Medicare beneficiaries with dementia, especially Black and Hispanic patients, often receive poor quality end-of-life care.
End-of-life care is critically important for people living with dementia, but some research indicates there may be racial and ethnic disparities in hospice use and end-of-life hospitalizations. This cohort study reviews cost and utilization patterns of end-of-life hospice care, emergency department (ED) visits, and hospitalizations among Medicare decedents with dementia by race and ethnicity. It also analyzes ethnic and racial differences in patient instructions related to end-of-life treatment.
Black and Hispanic decedents with dementia used less hospice care but more ED and inpatient services and had around 60 percent higher Medicare inpatient costs at the end of life when compared with white decedents. As compared with white individuals, more Black and Hispanic individuals that used hospice were admitted to the hospital before dying. Advanced care planning occurred in only 1 of 5 Black and Hispanic patients, which is a lower proportion than for white patients. These disparities can be due to several reasons, including inequitable access to hospice care, differences in cultural and religious or spiritual values, and mistrust of the health care system due to racism.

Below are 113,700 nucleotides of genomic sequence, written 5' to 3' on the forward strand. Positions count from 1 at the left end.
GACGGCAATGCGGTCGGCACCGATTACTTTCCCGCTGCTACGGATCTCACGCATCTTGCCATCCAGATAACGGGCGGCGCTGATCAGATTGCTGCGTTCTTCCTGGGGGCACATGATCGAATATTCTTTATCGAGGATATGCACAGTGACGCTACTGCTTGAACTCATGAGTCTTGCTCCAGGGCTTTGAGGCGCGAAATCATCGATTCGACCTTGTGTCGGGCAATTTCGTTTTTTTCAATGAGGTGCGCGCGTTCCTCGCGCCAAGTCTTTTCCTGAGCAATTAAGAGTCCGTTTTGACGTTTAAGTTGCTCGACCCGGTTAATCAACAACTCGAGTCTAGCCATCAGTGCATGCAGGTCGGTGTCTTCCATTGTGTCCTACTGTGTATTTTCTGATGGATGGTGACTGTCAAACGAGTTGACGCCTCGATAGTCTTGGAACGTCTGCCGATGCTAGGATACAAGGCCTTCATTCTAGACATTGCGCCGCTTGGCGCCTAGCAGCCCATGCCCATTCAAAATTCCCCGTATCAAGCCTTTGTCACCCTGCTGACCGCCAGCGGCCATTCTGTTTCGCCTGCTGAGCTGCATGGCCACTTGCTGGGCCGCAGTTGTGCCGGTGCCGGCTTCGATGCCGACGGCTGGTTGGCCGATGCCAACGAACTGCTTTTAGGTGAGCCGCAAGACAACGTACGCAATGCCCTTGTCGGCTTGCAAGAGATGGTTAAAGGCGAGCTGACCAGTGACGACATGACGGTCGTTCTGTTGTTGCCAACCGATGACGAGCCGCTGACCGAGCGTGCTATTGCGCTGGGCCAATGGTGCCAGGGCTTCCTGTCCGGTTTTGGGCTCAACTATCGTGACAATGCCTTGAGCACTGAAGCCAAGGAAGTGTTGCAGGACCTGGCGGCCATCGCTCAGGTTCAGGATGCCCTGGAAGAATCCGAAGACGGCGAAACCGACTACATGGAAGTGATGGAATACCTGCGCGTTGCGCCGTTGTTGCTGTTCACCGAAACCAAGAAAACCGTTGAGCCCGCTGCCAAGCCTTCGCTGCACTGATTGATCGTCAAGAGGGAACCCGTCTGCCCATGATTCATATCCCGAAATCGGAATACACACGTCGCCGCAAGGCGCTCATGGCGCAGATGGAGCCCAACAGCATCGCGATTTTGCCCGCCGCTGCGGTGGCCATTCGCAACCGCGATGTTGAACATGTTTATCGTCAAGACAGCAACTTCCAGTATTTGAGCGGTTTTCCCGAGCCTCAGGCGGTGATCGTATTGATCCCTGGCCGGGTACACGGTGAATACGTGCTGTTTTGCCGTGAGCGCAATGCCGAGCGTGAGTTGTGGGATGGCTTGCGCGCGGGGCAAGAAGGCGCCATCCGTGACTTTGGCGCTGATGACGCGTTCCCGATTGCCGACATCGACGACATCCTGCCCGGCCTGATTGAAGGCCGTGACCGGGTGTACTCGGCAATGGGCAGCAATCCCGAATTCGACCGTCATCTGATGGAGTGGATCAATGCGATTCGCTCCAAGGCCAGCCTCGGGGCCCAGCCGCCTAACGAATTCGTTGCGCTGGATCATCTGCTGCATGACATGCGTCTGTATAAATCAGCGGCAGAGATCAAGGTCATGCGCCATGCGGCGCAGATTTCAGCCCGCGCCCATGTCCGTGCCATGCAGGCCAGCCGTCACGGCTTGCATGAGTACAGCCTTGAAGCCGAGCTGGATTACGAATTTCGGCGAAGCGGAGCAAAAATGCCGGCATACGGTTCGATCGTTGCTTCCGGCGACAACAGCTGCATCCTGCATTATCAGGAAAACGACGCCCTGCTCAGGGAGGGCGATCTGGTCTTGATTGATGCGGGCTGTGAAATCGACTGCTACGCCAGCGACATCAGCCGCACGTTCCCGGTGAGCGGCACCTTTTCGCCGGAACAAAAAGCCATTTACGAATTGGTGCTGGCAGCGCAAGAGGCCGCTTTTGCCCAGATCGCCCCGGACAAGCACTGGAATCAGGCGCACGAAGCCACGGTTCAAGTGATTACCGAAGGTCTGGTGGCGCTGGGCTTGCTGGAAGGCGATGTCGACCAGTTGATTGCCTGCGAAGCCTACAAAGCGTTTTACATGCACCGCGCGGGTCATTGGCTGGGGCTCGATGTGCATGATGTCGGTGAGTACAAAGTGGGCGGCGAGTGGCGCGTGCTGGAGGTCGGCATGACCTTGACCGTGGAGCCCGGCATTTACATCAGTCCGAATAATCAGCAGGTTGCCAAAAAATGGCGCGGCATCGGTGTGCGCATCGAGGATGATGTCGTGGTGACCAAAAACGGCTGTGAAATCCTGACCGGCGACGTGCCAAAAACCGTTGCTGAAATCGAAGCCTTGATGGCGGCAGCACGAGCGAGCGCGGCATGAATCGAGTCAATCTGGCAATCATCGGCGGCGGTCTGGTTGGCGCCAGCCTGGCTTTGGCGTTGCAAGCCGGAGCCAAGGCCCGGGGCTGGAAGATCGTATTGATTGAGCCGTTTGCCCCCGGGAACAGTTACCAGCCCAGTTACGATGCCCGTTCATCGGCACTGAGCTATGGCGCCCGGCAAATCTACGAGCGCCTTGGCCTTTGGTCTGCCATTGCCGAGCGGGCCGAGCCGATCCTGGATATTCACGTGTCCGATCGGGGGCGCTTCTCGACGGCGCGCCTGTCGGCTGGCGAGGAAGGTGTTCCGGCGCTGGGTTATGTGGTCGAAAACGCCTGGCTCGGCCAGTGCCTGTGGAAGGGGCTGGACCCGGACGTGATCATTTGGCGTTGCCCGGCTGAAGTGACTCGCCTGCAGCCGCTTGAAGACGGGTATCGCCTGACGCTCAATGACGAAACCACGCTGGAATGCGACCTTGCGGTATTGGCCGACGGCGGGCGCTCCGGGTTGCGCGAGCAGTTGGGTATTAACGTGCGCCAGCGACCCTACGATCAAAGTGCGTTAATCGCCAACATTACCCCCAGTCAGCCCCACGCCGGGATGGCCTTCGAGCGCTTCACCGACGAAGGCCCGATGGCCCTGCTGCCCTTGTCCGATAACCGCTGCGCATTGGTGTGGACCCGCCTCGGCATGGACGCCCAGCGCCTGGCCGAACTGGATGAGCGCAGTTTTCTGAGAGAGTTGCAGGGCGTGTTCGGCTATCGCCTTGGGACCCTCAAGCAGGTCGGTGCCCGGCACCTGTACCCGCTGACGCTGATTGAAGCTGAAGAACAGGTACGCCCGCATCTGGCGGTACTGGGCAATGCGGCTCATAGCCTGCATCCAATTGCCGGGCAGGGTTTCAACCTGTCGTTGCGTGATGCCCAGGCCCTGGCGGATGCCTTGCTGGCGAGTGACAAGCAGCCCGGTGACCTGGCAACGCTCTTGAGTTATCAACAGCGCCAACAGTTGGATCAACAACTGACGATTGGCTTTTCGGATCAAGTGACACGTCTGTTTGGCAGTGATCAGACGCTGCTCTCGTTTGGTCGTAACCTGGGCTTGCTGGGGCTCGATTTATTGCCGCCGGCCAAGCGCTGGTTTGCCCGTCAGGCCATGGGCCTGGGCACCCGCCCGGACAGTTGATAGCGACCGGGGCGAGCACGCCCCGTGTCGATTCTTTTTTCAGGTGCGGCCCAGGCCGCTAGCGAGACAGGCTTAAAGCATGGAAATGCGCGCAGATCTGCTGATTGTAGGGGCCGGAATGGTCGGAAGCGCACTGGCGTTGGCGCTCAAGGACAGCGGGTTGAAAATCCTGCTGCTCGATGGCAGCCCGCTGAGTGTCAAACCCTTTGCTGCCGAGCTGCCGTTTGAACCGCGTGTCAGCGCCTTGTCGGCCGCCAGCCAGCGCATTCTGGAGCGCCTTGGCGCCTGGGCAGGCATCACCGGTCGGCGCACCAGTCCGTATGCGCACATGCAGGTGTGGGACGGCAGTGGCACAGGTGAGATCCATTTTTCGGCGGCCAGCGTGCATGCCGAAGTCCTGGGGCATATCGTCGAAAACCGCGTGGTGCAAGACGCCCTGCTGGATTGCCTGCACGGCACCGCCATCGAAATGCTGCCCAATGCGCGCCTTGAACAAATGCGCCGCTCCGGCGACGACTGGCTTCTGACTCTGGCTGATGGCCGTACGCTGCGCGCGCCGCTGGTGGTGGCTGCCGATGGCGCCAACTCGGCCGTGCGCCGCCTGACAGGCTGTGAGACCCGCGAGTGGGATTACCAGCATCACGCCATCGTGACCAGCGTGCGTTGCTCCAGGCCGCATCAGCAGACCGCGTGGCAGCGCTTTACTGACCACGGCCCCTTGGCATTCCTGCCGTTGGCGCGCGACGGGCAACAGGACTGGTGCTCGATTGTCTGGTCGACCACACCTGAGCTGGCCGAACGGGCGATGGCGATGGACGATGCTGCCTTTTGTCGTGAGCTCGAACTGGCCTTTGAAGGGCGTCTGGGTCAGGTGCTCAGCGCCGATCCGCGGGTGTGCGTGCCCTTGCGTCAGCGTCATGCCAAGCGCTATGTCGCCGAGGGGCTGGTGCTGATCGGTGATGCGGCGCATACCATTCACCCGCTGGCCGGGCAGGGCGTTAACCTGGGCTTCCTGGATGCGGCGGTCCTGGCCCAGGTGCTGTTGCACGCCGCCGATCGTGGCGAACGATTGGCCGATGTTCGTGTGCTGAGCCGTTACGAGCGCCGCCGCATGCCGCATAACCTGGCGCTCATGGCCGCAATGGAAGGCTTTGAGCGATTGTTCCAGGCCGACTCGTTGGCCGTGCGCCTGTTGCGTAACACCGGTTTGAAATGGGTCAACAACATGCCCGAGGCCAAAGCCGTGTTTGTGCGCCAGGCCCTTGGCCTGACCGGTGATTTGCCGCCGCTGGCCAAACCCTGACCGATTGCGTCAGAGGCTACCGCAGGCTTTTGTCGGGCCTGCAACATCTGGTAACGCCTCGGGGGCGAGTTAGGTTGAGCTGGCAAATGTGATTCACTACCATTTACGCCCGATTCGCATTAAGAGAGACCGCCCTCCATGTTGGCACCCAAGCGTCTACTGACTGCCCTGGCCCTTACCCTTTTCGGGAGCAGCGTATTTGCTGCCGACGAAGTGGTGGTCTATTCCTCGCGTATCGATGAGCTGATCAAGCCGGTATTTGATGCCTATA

Policymakers and health care providers should explore strategies to improve quality of care and reduce racial disparities for patients with dementia at the end of life. Examples include policies to expand hospice care access for people with dementia and value-based approaches to incentivize providers to deliver effective hospice care delivery and lessen burdensome end-of-life care transitions.